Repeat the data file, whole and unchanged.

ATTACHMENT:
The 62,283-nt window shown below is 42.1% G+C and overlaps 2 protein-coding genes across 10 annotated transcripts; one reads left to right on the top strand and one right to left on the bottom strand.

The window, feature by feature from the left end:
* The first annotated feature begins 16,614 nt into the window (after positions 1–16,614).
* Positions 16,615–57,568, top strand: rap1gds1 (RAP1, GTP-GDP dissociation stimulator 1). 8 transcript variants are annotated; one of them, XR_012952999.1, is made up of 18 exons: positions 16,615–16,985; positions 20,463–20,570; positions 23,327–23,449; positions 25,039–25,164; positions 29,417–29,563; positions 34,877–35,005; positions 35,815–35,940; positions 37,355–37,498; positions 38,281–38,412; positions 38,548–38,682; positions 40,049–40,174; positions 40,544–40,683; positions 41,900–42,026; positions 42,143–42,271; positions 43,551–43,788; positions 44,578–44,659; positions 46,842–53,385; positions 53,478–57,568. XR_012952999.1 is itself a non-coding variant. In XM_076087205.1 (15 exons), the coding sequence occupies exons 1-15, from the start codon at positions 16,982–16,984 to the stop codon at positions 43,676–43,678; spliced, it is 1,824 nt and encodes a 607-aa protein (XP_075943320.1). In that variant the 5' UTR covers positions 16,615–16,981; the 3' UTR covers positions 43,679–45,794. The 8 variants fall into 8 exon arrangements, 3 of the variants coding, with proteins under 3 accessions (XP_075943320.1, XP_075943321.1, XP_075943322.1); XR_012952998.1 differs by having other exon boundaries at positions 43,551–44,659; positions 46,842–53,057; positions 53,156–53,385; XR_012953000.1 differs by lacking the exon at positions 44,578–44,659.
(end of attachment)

The 62,283-nt window shown below is 42.1% G+C and overlaps 2 protein-coding genes across 10 annotated transcripts; one reads left to right on the top strand and one right to left on the bottom strand.

The window, feature by feature from the left end:
* The first annotated feature begins 16,614 nt into the window (after positions 1–16,614).
* Positions 16,615–57,568, top strand: rap1gds1 (RAP1, GTP-GDP dissociation stimulator 1). 8 transcript variants are annotated; one of them, XR_012952999.1, is made up of 18 exons: positions 16,615–16,985; positions 20,463–20,570; positions 23,327–23,449; positions 25,039–25,164; positions 29,417–29,563; positions 34,877–35,005; positions 35,815–35,940; positions 37,355–37,498; positions 38,281–38,412; positions 38,548–38,682; positions 40,049–40,174; positions 40,544–40,683; positions 41,900–42,026; positions 42,143–42,271; positions 43,551–43,788; positions 44,578–44,659; positions 46,842–53,385; positions 53,478–57,568. XR_012952999.1 is itself a non-coding variant. In XM_076087205.1 (15 exons), the coding sequence occupies exons 1-15, from the start codon at positions 16,982–16,984 to the stop codon at positions 43,676–43,678; spliced, it is 1,824 nt and encodes a 607-aa protein (XP_075943320.1). In that variant the 5' UTR covers positions 16,615–16,981; the 3' UTR covers positions 43,679–45,794. The 8 variants fall into 8 exon arrangements, 3 of the variants coding, with proteins under 3 accessions (XP_075943320.1, XP_075943321.1, XP_075943322.1); XR_012952998.1 differs by having other exon boundaries at positions 43,551–44,659; positions 46,842–53,057; positions 53,156–53,385; XR_012953000.1 differs by lacking the exon at positions 44,578–44,659.